We identified all hospitalizations for ischemic strokes utilizing International Classification of Diseases, 9th Revision, Clinical Modification (ICD‐9‐CM) primary discharge diagnostic codes of 433.NN‐434.NN. STEMIs were identified by an ICD‐9‐CM code of 410.NN while excluding those with codes of 410.7N, indicating a non‐STEMI, and 410.N2, indicating a prior MI. Primary discharge diagnosis codes were used to increase the specificity that the hospitalizations were for incident stroke or STEMI. Secondary diagnosis codes for strokes have been shown to overestimate stroke counts by including prior events.17 The denominators for the incidence rates were determined for each sex, year of birth, and incident year utilizing New Jersey midyear census and intercensal estimates.18
In our primary analysis, we calculated incidence rates for ten 5‐year age groups: 35 to 39, 40 to 44, 45 to 49, 50 to 54, 55 to 59, 60 to 64, 65 to 69, 70 to 74, 75 to 79, and 80 to 84 years. We divided the data into four 5‐year time periods: 1995–1999, 2000–2004, 2005–2009, and 2010–2014. We measured incidence rates as a function of age, period, and birth cohort and developed 4 models based on prior work using APC methods.19, 20, 21 The models estimated incidence rates by Poisson regression using generalized estimating equations (GEE). The use of GEE corrects for possible overdispersion of the Poisson estimates.22 The first model, the parsimonious model, used age as the sole covariate and took the form: γi=μ+αi+εi where μ is the mean count, αi is the effect of the age group i, and εi the random error term. We then tested more complex nested models and compared model goodness‐of‐fit from the parsimonious model. The second model included the period as an integer value with values 1, 2, 3, or 4 and took the form γij=μ+αi+β×j+εij where j is the time period. The third model included the period as a categorical value and took the form: γij=μ+αi+βj+εij where β is the effect of period j. The fourth model added the interaction term for age and period and took the form: γij=μ+αi+βj+αi×βj+εij. Based on the relationship between the age×period interaction and the birth cohort, the interaction term closely approximates the effect of the birth cohort. We compared the quasi‐Akaike Information Criterion (QIC) for each model to test goodness‐of‐fit for variable selection.23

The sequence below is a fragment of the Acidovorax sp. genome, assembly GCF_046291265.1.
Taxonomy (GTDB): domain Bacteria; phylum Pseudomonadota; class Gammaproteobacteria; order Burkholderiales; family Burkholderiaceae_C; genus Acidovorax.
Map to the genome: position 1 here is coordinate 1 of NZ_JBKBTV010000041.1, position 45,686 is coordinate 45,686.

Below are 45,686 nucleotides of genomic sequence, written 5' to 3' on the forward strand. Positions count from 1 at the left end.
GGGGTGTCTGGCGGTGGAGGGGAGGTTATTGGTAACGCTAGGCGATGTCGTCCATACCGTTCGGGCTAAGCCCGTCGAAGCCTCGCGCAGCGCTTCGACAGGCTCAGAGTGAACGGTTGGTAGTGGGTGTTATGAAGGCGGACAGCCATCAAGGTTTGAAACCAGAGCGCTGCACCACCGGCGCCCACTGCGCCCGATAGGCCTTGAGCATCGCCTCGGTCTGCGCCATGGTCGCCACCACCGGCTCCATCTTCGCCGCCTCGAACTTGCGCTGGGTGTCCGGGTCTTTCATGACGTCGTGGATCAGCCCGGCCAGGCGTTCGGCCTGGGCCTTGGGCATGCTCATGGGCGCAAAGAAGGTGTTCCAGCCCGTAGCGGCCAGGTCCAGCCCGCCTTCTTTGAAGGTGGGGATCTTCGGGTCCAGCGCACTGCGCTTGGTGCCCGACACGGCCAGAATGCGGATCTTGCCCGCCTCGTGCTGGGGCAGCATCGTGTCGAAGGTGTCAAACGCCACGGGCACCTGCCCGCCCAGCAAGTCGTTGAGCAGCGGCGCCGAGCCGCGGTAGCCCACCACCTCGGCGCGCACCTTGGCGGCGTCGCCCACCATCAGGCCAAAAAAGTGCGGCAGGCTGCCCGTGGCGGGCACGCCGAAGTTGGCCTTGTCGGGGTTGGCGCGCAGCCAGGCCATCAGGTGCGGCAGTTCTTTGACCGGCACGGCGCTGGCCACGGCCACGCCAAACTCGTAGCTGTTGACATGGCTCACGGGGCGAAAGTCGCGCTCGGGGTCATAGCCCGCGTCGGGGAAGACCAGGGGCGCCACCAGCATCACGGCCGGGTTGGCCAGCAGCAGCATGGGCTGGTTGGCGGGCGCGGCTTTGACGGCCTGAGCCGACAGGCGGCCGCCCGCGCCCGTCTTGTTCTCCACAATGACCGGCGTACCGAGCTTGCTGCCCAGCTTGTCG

In a second analysis, we utilized five 10‐year birth cohorts, those born between 1925–1934, 1935–1944, 1945–1954, 1955–1964, and 1954–1974, and who were aged 45 to 65 years. These birth cohorts and age groups were chosen as they had significant overlap by age where data were available in our data set allowing for intercohort comparisons. We compared birth cohorts while adjusting for age using a model that included the birth cohort as a categorical variable and age as a continuous variable.
APC Analysis of Ischemic Stroke and STEMI Incidence Rates
The rates of ischemic stroke and STEMI by time period and age groups are shown in Table 1. Overall, the rate of stroke for those aged 35 to 84 years decreased from 314.1 strokes per 100 000 person‐years (PY) during 1995–1999 to 271.0 per 100 000 PY during 2010–2014. The decrease in STEMI was much larger, decreasing by more than 60% from 206.4 to 84.7 STEMIs per 100 000 PY from 1995–1999 to 2010–2014.
Using QIC, we found that the fourth model, which included the age×period interaction term, was a better fit than either the parsimonious model (age only) or the second model (age plus period). We used this model to determine changes in rates by time periods (see Table 2 for model comparisons).
Table 3 and Figure 1 present data on birth cohorts for stroke and STEMI. For the youngest 3 age groups (35–39, 40–44, and 45–49 years) there were significant increases in the rate of stroke in the last 2 periods of the study, 2005–2009 and 2010–2014, as compared with the first period, 1995–1999. For example, in the 35‐ to 39‐year age group, the rate of stroke increased from 9.5 strokes per 100 000 PY in 1995–1999 to 23.6 strokes per 100 000 PY (rate ratio [RR], 2.47; 95% CI, 2.07–2.96 [P<0.0001]). The rates of stroke increase in these age groups were similar in both men and women (data not shown). In contrast, we found declining rates of stroke in the oldest 6 age groups ranging from 55 to 84 years. We found a 22% decrease in the rate of stroke in those 80 to 84 years between 1995–1999 and 2010–2014 (RR, 0.78; 95% CI, 0.74–0.83 [P<0.0001]). The rate of STEMI in the 35‐ to 39‐year age group decreased from 21.0 to 13.6 per 100 000 PY from 1995–1999 to 2010–2014 (RR, 0.65; 95% CI, 0.50–0.83 [P=0.001]). These corresponded with similar, although larger, decreases in STEMI for those aged 80 to 84 years, for whom there was a 71% decrease during these time periods (RR, 0.29; 95% CI, 0.27–0.32 [P<0.0001]).